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Study Reveals Racial Disparities in Immune Tolerance Induction Treatment for Hemophilia


New research highlights racial disparities in hemophilia care, revealing that Black and Hispanic patients are significantly less likely to receive immune tolerance induction treatment compared with White patients, even after considering clinical factors.

The results of a new study revealed disparities in hemophilia treatment, specifically immune tolerance induction (ITI) for patients with inhibitors. When accounting for racial and ethnic factors, the researchers observed Black and Hispanic patients received ITI less often than White patients.

Professional Nurse Preparing Treatment - Viacheslav Yakobchuk - stock.adobe.com

Professional Nurse Preparing Treatment
Image Credit: Viacheslav Yakobchuk - stock.adobe.com

According to the study published in Research and Practice in Thrombosis and Haemostasis, in racially diverse communities treatment varies throughout racial and ethnic groups, especially with chronic diseases. This cross-sectional investigation aimed to evaluate health care disparities in hemophilia care based on receipt of ITI among patients with hemophilia and an inhibitor in the United States.

The study, conducted between 2013 and 2017, included 614 participants with severe hemophilia A and an inhibitor who entered the CDC Community Counts registry. The participants were aged 5 years or older at the study entry, and all had a history of an inhibitor.

The analysis assessed the proportion of participants receiving ITI, considering race and ethnicity in both bivariable and multivariable analyses. The latter adjusted for demographic and clinical covariates, with unadjusted and adjusted prevalence ratios (aPRs) and corresponding 95% CIs calculated.

Among the 614 participants, 56.4% were non-Hispanic (NH) White, 19.7% were NH Black, 18.4% were Hispanic, and 4.9% were Asian. Overall, 85.2% of participants received ITI. In the bivariable analysis, ITI treatment did not exhibit significant variations across different racial and ethnic groups.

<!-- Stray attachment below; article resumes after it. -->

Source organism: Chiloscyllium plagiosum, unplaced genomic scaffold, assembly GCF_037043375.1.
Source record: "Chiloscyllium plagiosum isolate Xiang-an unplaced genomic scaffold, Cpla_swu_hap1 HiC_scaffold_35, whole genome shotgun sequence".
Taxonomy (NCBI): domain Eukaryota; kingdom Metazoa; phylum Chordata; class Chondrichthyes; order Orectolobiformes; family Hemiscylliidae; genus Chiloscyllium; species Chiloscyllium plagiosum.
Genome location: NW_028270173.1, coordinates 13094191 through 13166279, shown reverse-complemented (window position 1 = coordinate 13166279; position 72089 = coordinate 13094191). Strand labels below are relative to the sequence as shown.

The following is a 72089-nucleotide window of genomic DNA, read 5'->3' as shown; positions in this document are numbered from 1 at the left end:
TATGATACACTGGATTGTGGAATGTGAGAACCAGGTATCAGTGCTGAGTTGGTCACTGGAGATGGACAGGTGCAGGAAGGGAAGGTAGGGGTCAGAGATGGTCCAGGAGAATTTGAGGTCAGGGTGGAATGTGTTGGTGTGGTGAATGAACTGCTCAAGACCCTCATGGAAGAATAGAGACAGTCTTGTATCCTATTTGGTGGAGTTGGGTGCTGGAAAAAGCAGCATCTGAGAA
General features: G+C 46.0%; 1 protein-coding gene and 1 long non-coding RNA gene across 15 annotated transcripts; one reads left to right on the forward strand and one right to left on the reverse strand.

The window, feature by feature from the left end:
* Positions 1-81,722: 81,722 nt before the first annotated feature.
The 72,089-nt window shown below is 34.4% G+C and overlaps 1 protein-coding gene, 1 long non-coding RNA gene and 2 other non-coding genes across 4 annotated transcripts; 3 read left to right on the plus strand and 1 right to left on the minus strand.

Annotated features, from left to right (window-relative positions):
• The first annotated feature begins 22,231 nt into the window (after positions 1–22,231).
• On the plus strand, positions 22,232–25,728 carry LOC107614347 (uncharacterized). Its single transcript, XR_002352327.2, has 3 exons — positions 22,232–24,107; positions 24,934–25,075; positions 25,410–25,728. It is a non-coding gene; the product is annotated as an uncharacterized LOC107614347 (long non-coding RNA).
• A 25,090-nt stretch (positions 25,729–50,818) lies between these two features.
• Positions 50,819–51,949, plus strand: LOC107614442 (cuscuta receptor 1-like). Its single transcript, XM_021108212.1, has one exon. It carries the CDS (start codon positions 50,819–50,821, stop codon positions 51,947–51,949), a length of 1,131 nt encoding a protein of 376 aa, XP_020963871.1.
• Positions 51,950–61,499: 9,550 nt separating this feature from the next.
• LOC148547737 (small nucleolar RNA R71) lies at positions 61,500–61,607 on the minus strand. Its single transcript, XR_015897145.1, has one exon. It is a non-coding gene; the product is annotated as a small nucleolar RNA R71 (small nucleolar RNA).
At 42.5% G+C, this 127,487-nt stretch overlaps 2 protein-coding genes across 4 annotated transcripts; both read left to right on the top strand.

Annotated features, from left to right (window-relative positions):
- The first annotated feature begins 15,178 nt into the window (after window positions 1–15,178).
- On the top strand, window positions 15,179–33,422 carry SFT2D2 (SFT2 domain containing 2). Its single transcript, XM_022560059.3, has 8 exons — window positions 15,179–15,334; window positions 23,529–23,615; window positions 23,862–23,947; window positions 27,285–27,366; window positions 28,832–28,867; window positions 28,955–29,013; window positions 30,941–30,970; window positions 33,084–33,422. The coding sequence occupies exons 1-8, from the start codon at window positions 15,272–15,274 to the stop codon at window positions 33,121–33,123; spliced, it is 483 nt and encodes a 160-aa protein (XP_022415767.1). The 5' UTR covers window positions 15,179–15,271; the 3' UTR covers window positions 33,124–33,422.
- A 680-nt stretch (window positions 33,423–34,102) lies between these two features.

However, the multivariable analysis revealed notable disparities. Upon further investigation, the study accounted for various clinical factors, including driving distance, hemophilia treatment center (HTC) size, and other relevant variables.

In this adjusted analysis, NH Black and Hispanic participants were found to be statistically significantly less likely to have received ITI (aPR, 0.91; 95% CI, 0.84-0.99) relative to NH White participants (aPR, 0.84; 95% CI, 0.75-0.93), with a 9% and 12% difference, respectively. Asian participants, while showing a nonsignificant trend, were also less likely to receive ITI in adjusted analyses.

The study also explored the aggregated data of NH and non-White participants. When grouped together, this demographic category showed a 12% lower likelihood of receiving ITI compared with NH White participants. This finding indicates that racial and ethnic disparities in ITI treatment exist, even after accounting for various clinical factors.

In analyses specifically focused on participants whose inhibitor was detected when they were 5 years or younger, the proportion receiving ITI treatment was higher at 92.9%. However, even in this subgroup, racial and ethnic differences in ITI treatment persisted, indicating that disparities in treatment patterns extend to early detection scenarios.

As the field of hemophilia care continues to advance, future research should delve deeper into the specific factors contributing to racial disparities in ITI treatment, the researchers noted. Specifically, efforts to address these disparities must extend beyond clinical considerations to encompass the social determinants of health, including systemic biases and cultural competence.

“Although the role of ITI may evolve with growing use of emicizumab and the introduction of new hemophilia treatment products, understanding characteristics that influence care, particularly race and ethnicity where physician bias and patient mistrust can occur, will remain relevant and applicable to other complex therapies, including gene therapy,” they wrote.


Kempton CL, Payne AB, Fedewa SA. Race, ethnicity, and immune tolerance induction in hemophilia A in the United States. Res Pract Thromb Haemost. Published online November 4, 2023. doi:10.1016/j.rpth.2023.102251

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